It’s been a while since I did a product review, so I thought I’d share my thoughts on a product which I feel would be a worthwhile investment for any motorcycle rider.
As you know, I’m a Pacsafe whore. Whenever I need to purchase a bag (or storage apparatus) for a particular need, my first instinct is to check if Pacsafe has got a bag that addresses that specific need. When I started riding, I was pleased to find out that they too had made a very practical “bag” for my use – the Lidsafe Anti-Theft Helmet Bag. Read More
Ever since I can remember, I’ve always hated the bulk of traditional wallets, this aversion probably went back as far as highschool. Of course, there were more “important” things that interested me then – so I started being particular about it probably during college.
In any case, it’s been so long that I can’t even remember exactly when I decided to use money clips exclusively. But I do remember my first money clip being a Fossil (brand), with a metal mechanical hinged clip – which a fairly short while due to mechanical failure 1 The pin that held the pivot point fell out, rendering the whole clip useless. I started experimenting with different types of money clips with different types of “clipping” implementations, but soon decided that a mechanical hinge was a really bad idea after my second ever mechanical clip-based Money Clip failed due to the same reasons. Soon, magnetic type clips were out of the picture – as they quickly lose effectivity once you have a thick enough wad of cash.
Turns out the simplest design was, and continues to be the most effective: the single piece clip that relies solely on tension. The only real concern there is if you have a material that can hold it’s shape after being bent. And since then, I’ve always kept my eyes open for the perfect balance of form/function – always willing to try different approaches if the design made sense. My only non-negotiables were:
Cash mush merely be “fastened to” (via clip or otherwise) instead of “stuffed in” – for easy access.
Must accommodate credit cards.
And for the most part, I’ve always found decent money clips that suited my needs. But today, I will attempt to veer away from the “clip” design altogether. I will give a product called the Minimalist a chance.
Today I just got my helmet ICC validated in the strangest of situations: after arguing on the phone, I went straight to the BPS main office to get my helmet validated and “stickered.” This obviously isn’t the SOP, and I admit my [ultimate] reason for arguing this route was the simple fact that I didn’t want to be inconvenienced with lining up in the mall.
First me explain the whole “scenario” – then you can go ahead and judge me for breaking schedule/procedures.
Stupid Law is Stupid
There is a law that has been passed (but has been deferred to the start of 2103) which require all motorcycle helmets to have an Import Commodity Certification (ICC) from the Bureau of Products and Standards.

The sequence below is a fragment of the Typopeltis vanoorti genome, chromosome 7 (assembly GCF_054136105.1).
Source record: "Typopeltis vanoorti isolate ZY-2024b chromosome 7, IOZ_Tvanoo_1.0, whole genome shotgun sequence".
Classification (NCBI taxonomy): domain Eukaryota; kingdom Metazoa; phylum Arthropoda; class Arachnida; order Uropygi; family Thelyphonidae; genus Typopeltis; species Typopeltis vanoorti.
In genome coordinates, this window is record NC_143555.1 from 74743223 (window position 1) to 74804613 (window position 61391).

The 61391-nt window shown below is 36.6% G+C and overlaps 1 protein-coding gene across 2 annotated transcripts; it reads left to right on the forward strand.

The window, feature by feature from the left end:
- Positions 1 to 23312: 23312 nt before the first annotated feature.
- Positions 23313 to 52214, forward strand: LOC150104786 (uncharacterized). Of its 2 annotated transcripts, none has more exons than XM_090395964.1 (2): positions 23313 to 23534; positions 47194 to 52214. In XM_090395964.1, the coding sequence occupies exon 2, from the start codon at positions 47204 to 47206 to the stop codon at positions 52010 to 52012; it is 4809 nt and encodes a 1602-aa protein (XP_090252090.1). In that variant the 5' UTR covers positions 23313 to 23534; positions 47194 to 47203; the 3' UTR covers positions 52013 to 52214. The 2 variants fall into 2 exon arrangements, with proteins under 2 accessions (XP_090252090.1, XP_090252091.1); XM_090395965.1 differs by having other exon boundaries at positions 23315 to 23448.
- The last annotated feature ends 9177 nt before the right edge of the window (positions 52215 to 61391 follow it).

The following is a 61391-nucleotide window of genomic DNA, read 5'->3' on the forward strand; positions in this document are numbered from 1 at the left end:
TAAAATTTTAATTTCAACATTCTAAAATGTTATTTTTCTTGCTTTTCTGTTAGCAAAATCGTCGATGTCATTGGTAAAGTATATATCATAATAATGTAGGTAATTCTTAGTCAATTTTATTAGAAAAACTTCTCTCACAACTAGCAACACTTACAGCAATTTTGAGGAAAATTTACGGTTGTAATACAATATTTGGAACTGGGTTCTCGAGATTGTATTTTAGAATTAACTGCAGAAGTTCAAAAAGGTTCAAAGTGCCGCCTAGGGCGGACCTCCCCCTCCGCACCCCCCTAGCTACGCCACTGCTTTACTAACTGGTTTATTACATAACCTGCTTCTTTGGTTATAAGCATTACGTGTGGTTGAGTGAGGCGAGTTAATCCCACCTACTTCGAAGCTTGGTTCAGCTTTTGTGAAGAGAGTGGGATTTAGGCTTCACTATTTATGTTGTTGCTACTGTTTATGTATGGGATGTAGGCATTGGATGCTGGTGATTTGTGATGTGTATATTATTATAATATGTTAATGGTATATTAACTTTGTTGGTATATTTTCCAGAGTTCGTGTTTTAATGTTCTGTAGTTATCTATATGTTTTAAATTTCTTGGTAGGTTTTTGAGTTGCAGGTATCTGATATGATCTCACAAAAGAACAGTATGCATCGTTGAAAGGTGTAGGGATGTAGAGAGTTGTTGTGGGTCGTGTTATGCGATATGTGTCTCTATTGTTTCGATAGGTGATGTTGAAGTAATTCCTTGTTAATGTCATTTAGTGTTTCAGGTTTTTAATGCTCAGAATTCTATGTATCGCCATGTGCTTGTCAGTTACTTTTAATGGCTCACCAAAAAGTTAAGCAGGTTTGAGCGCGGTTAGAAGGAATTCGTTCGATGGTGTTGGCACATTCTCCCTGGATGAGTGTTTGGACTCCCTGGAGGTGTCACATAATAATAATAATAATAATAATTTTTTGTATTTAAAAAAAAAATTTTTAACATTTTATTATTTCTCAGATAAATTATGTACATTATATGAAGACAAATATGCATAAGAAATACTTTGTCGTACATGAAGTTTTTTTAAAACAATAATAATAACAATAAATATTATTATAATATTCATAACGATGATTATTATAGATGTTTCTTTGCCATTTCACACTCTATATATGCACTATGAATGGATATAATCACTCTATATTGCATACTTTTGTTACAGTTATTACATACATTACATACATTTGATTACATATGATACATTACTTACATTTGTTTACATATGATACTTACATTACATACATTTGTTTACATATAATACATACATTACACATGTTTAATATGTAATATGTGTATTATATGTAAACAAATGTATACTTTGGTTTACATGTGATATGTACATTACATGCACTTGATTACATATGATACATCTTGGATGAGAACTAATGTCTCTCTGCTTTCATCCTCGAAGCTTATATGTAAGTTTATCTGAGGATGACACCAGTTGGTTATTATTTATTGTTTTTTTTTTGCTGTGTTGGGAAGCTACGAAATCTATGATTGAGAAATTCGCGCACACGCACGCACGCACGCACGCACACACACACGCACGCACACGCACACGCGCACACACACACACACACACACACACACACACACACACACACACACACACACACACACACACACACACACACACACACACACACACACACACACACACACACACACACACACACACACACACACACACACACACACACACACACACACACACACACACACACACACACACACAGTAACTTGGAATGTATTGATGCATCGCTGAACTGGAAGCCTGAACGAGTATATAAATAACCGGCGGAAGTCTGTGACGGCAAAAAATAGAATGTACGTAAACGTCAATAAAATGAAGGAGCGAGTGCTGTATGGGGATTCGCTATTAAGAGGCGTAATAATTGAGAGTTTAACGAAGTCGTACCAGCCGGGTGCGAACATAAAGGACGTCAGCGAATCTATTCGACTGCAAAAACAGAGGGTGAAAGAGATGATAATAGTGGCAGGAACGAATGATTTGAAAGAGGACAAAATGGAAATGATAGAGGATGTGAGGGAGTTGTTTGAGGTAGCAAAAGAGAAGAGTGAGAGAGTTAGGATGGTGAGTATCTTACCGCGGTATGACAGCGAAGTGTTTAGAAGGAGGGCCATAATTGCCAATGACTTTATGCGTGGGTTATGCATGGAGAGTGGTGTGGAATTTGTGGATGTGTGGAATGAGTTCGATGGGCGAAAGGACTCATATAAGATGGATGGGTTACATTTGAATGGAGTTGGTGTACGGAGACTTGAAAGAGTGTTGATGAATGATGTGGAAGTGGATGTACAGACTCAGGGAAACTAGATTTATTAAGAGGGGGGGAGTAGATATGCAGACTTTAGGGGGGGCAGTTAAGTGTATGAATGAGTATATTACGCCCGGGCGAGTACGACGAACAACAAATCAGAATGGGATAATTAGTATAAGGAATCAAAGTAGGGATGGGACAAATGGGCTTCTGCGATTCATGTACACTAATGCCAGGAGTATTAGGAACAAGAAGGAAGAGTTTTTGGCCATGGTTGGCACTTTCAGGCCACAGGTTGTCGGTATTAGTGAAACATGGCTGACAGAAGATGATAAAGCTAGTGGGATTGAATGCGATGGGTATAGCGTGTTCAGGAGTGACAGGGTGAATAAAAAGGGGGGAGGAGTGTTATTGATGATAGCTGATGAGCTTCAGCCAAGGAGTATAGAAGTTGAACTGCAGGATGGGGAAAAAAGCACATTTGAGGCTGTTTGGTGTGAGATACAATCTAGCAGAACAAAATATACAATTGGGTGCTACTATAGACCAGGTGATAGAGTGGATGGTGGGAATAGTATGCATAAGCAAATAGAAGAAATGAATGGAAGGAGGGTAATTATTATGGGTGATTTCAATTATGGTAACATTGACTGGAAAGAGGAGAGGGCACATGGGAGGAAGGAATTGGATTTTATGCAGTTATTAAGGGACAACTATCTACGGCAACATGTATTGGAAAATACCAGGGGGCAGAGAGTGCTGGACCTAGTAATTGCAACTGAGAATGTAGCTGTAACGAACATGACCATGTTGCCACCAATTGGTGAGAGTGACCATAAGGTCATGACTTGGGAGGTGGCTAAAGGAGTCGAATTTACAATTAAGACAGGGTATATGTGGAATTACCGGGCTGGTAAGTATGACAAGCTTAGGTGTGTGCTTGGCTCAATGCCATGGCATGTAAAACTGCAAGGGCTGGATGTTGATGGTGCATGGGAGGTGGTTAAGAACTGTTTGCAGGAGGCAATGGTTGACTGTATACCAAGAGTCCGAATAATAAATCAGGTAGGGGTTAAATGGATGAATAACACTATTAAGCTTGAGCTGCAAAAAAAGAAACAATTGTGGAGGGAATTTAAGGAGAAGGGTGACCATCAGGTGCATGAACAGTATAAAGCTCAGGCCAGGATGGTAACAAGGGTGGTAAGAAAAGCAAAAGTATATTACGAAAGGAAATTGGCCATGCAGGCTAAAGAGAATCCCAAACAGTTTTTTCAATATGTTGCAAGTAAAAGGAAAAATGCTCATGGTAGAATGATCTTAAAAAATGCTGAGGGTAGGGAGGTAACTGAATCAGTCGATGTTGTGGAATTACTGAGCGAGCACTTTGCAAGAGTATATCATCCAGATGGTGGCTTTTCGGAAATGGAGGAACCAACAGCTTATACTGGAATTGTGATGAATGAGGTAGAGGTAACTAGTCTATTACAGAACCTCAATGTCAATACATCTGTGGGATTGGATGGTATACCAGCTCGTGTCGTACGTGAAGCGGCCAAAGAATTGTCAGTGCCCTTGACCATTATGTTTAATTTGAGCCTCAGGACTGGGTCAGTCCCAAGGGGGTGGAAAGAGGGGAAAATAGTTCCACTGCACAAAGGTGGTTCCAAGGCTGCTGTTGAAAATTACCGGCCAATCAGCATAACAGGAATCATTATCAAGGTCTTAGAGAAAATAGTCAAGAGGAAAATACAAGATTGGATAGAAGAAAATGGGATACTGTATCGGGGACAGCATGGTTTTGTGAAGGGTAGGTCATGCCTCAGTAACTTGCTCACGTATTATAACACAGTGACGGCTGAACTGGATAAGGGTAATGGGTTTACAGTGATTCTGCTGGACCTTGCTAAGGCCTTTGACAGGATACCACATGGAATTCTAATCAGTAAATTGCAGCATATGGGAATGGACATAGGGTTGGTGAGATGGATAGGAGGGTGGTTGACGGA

This sticker is said to be a “stamp of approval” for any consumer product to have passed certain quality/safety standards applicable to the said product. If you heard the recent news about the warning about christmas lights, the “stickers” they mention are the exact same stickers being talked about in this post.
That certainly is a good thing, I mean why would anyone not want some quality standard enforced, right? Which is why I’m not saying it’s a useless law. I’m saying it’s a retarded one – because it’s poorly thought out on so many levels – from purpose to implementation. Read More
Yesterday, I decided to bite the bullet, take my neighbor’s advice na magpalakas ng loob (grow a pair), and take the Monster to the open road.
Call it a trial by fire if you will. And in a nutshell, I was able to cover decent ground: started from Valle to Taguig, then went around Taguig (and McKinley Hill) for a while. Then proceeded to go back north via C5 – to Eastwood area, then to Katipunan, past Ateneo, then took a U near UP then went back home.
Later, I went to Motomarket Libis to get a balaclava – but then it drizzled a bit so I returned home immediately and called it a day.
Hola from Taguig!
However, I did learn a few things:
There are only two types of riders: those who have already fallen, and those who are about to.
If you’re not falling, you’re not learning.
You got that right; I learned this the hard way. I fell, twice! But as the sayings go – I did learn a lot from the experience and I still consider the things I did as accomplishments. 1 And now I’ve got “battle scars” to show for it hehehehe And of course, unlike my previous post, this I can consider to be a legitimate post of real-world riding impressions on the actual bike – from the perspective of a total noob. Read More
Well, after days of finding excuses to put it off, I finally mustered up the courage to ride my new bike. And just to manage reader expectations, I’d like to make it clear that I did not put it through its paces… far from it.
Don’t get me wrong, I do want to ride it, it’s just that the venue is a bit unnerving. I’m a total noob in riding a motorcycle – so I have no idea whatsoever what to expect from a “handling” perspective. I do intend to take lessons, but I still want to be able to ride my bike as I go along.
I wish I still lived in a subdivision, where the roads are wider, the houses are further apart. And the overall area is not so busy as it is in our condo cluster. I want to be able to practice where I can experiment without anyone seeing me make a fool of myself. Obviously that’s impossible in our area. The guards, the maids, everyone is within ear/eyeshot so it’s like there’s so much pressure just not to fall. Read More